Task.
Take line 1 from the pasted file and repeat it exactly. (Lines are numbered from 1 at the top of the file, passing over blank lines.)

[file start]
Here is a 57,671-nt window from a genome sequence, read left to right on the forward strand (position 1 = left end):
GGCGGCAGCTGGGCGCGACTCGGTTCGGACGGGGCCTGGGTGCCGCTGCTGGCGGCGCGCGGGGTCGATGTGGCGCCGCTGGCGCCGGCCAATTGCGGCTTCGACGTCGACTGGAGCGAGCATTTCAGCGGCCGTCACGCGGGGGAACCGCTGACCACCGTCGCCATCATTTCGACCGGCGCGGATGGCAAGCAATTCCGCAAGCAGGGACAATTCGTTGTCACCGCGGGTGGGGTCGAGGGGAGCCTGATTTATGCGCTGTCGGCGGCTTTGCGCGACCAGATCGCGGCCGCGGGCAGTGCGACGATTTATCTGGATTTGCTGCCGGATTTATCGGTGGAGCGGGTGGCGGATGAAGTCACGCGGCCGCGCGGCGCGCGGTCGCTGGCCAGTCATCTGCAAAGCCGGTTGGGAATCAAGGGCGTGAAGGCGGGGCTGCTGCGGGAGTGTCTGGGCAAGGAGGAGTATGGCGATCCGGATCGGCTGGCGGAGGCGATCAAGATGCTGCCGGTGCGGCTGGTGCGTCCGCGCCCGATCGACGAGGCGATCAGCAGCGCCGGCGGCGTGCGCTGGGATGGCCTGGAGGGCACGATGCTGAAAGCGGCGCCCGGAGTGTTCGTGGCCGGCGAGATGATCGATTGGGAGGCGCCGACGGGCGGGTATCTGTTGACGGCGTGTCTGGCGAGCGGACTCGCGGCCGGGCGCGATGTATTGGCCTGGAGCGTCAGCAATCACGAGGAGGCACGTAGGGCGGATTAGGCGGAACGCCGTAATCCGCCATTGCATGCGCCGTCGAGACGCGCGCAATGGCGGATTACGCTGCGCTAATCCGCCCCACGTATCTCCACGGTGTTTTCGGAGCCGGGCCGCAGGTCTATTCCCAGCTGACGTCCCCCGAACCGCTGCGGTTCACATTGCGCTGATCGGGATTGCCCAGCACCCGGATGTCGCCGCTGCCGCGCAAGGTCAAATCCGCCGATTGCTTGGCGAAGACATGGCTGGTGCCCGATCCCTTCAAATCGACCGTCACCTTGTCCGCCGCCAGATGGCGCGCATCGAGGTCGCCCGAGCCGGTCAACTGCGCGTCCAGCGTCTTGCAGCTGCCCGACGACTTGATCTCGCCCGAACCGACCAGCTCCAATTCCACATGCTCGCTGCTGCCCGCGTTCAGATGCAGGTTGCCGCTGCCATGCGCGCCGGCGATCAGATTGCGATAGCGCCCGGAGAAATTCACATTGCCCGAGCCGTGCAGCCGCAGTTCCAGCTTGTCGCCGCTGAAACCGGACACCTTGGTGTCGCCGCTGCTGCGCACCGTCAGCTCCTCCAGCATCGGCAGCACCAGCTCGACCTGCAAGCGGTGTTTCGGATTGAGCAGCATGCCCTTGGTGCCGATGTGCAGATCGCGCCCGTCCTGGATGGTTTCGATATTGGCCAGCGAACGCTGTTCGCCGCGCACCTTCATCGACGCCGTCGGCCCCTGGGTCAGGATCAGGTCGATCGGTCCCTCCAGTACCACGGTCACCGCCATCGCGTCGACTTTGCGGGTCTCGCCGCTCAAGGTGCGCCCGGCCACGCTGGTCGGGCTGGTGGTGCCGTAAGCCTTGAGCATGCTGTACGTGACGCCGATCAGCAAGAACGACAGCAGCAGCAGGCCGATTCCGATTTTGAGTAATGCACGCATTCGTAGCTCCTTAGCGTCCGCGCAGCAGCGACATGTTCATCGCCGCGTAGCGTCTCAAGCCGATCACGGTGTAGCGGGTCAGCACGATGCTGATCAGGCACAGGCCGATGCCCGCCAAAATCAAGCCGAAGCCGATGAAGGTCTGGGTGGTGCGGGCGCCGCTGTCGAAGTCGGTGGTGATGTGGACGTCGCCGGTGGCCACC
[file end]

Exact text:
Here is a 57,671-nt window from a genome sequence, read left to right on the forward strand (position 1 = left end):